Asset class rankings have stayed fairly stable with only two notable moves: commodities fell and the US dollar rose.  They of course normally have somewhat of an inversely correlated relationship.  Giving the analysis above in terms of market structure, current assets classes that favour a growth bent are expected to do well through to mid-July. This also includes another resurgence in commodities which ends its strong period at the end of July.

The same pro-growth structure is evident in the Canadian sector rankings. Notice the defensive areas of consumer staples and utilities at the bottom of the rankings.  Historically they do not pick up until mid-July through to early August.  Many portfolios have started to accumulate or hold positions in Dollarama and Saputo (staples) and Inter Pipeline and AltaGas (pipelines, quasi utilities) in advance of their periods of seasonal strength for strong stand-alone technical reasons. We anticipate broadening out in these areas through July.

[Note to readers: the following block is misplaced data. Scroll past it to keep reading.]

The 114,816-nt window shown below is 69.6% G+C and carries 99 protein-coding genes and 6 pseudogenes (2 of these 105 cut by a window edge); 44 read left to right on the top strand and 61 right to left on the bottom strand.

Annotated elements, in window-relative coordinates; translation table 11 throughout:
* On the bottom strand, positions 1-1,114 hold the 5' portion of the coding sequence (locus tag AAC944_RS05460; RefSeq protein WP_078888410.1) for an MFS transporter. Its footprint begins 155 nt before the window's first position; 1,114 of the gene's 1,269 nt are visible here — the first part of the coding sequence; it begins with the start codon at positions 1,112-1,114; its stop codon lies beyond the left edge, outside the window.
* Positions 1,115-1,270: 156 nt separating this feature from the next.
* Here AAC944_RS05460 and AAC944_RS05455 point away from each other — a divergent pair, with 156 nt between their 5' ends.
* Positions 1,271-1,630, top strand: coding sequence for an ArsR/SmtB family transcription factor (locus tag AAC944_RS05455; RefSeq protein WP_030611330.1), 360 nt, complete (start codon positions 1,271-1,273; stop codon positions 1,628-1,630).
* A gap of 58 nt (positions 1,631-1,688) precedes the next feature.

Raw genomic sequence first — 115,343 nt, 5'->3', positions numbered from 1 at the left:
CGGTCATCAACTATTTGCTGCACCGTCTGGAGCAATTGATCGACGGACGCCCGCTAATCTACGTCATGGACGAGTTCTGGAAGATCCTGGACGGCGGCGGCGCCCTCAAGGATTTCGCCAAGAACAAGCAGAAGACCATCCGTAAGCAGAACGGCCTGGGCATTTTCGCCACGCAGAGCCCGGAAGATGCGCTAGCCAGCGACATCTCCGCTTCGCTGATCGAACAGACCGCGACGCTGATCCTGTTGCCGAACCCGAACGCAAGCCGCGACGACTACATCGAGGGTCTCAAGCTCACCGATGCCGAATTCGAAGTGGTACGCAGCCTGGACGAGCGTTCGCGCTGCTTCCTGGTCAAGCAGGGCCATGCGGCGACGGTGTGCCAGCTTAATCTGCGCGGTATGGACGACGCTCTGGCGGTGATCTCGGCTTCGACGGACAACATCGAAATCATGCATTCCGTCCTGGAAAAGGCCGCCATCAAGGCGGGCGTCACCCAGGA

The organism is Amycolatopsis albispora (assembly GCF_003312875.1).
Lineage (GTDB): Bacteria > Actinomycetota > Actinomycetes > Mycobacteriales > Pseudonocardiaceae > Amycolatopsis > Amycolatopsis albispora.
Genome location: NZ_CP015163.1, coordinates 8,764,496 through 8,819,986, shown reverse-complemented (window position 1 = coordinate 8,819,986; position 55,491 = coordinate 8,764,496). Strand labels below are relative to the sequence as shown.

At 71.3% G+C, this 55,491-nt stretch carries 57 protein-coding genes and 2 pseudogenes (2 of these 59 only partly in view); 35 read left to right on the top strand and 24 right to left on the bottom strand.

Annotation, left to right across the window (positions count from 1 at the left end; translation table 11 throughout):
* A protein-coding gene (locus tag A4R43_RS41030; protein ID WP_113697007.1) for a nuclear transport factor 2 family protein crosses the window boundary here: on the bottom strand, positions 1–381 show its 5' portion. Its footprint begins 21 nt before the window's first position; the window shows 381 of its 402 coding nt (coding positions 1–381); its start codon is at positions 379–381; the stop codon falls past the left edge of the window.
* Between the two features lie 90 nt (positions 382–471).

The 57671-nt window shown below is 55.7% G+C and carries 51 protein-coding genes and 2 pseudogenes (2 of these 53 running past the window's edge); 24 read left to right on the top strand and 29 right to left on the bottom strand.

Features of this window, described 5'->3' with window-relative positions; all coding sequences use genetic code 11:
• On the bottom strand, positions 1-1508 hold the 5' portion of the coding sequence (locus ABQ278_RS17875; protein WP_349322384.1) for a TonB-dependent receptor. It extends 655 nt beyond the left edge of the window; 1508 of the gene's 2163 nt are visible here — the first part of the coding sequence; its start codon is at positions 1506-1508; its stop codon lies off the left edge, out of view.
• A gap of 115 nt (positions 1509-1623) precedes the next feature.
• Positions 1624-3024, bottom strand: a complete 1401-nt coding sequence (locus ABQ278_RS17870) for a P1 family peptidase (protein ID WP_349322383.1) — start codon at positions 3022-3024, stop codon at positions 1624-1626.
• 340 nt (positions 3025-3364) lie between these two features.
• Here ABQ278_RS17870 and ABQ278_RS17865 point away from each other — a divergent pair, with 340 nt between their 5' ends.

The US sector rankings look very similar to the Canadian ones, however, the moves lower in energy and materials in the US was sharper than in Canada.  Technology and the separate internet and NASDAQ rankings (we only track “technology” in Canada because we do not have the depth in the space like the US does) are showing quite well because they are less deep cycle growth like commodities.  Too notice the move higher in healthcare and biotech, two spaces represented in most client portfolios. As with Canada, both utilities and consumer staples are at the bottom of the rankings, making the set up for seasonal plays attractive. 

The TSX 60 weekly stock rankings reflect the broad comments already made in the sector sections above. On individual company basis moves up were seen in Restaurant Brands (Tim Hortons, Burger King, Popeye’s Louisiana Kitchen) Rogers Comm, Thomson Reuters, and Saputo.  Downside moves were seen in Shaw Comm, Tech Resources, Encana, Cenovous and Crescent Point Energy.

 

Seasonally Relevant Stocks